KSL-92-29
## Order of Magnitude Reasoning Using Logarithms

**Reference: **
Nayak, P. P. Order of Magnitude Reasoning Using Logarithms. 1992.

**Abstract:** Converting complex equations into simpler, more tractable
equations usually involves approximation. Approximation is
usually done by identifying and removing insignificant terms,
while retaining significant ones. The significance of a term can
be determined by order of magnitude reasoning. In this paper we
describe NAPIER, an implemented order of magnitude reasoning
system. NAPIER defines the order of magnitude of a quantity on a
logarithmic scale, and uses a set of rules to propagate orders of
magnitudes through equations. A novel feature of NAPIER is the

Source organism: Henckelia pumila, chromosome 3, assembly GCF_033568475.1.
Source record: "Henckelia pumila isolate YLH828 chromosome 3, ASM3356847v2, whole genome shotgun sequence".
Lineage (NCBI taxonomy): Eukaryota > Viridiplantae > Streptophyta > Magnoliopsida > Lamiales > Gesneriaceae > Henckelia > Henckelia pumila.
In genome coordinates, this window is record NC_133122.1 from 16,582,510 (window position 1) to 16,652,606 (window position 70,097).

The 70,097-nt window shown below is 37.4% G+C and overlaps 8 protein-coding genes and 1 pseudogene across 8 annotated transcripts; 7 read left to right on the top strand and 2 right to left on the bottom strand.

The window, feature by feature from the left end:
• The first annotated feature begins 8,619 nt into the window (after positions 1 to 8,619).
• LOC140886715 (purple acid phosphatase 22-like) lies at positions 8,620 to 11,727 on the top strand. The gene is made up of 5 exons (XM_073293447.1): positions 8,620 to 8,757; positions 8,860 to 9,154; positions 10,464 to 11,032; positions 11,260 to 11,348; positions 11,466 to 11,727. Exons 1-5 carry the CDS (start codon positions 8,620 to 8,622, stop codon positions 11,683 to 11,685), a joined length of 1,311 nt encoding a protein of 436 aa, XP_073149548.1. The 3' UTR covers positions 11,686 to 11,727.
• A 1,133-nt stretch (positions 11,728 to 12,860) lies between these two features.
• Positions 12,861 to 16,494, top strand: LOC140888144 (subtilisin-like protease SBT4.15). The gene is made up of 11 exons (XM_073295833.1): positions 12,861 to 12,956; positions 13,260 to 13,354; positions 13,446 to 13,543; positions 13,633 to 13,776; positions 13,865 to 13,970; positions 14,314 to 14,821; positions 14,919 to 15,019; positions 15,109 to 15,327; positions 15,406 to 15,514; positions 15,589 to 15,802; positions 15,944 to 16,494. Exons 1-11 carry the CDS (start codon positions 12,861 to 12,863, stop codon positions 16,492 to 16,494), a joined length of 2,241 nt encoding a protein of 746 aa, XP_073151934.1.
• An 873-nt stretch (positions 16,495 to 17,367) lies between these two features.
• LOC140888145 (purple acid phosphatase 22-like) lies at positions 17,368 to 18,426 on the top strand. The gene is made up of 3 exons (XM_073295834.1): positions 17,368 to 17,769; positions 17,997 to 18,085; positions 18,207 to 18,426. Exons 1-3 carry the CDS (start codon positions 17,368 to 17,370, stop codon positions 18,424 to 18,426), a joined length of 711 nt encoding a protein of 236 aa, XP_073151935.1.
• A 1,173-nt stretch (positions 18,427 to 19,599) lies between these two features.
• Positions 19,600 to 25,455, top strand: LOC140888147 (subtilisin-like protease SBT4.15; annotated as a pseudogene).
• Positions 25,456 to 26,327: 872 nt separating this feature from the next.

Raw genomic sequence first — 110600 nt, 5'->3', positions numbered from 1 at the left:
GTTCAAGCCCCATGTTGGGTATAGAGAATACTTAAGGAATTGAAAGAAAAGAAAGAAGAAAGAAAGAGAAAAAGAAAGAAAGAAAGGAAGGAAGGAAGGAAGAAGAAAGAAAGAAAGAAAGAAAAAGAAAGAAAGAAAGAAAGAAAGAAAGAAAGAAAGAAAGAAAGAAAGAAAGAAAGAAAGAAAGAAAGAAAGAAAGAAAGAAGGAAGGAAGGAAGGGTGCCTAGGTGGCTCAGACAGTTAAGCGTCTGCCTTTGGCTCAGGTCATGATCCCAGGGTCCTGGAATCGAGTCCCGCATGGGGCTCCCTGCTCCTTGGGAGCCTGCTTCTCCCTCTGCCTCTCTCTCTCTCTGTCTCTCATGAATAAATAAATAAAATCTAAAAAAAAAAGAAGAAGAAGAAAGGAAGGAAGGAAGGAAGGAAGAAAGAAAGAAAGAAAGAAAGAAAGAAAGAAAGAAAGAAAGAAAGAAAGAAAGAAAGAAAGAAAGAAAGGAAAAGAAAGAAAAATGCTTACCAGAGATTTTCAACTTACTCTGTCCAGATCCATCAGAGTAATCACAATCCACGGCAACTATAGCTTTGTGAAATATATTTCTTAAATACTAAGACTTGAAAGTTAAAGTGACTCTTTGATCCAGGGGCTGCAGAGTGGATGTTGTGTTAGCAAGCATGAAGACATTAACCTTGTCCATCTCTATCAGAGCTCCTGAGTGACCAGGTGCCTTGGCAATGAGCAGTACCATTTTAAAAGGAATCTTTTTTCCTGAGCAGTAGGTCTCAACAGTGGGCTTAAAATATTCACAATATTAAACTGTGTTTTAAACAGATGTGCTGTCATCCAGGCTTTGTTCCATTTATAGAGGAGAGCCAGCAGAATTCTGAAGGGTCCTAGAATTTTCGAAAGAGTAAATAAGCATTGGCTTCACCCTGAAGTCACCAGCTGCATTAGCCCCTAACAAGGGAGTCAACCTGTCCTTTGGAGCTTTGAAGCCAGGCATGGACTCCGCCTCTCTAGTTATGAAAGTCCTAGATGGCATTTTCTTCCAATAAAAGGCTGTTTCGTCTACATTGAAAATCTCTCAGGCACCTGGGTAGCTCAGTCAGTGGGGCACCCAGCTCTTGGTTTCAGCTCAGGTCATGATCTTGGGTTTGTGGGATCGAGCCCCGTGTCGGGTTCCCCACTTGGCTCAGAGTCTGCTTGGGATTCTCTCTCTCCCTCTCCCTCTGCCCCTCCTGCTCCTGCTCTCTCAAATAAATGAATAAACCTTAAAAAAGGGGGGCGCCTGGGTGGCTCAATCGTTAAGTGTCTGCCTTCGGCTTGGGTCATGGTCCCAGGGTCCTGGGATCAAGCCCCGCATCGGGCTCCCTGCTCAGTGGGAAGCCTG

way it handles non-linear simultaneous equations, using linear
programming in conjunction with backtracking. We show that order
of magnitude reasoning in NAPIER is, in general, intractable and
then discuss an approximate reasoning technique that allow it to
run fast in practice. Some of NAPIER's inference rules are
heuristic, and we estimate the error introduced by their use.

Full paper available as ps.

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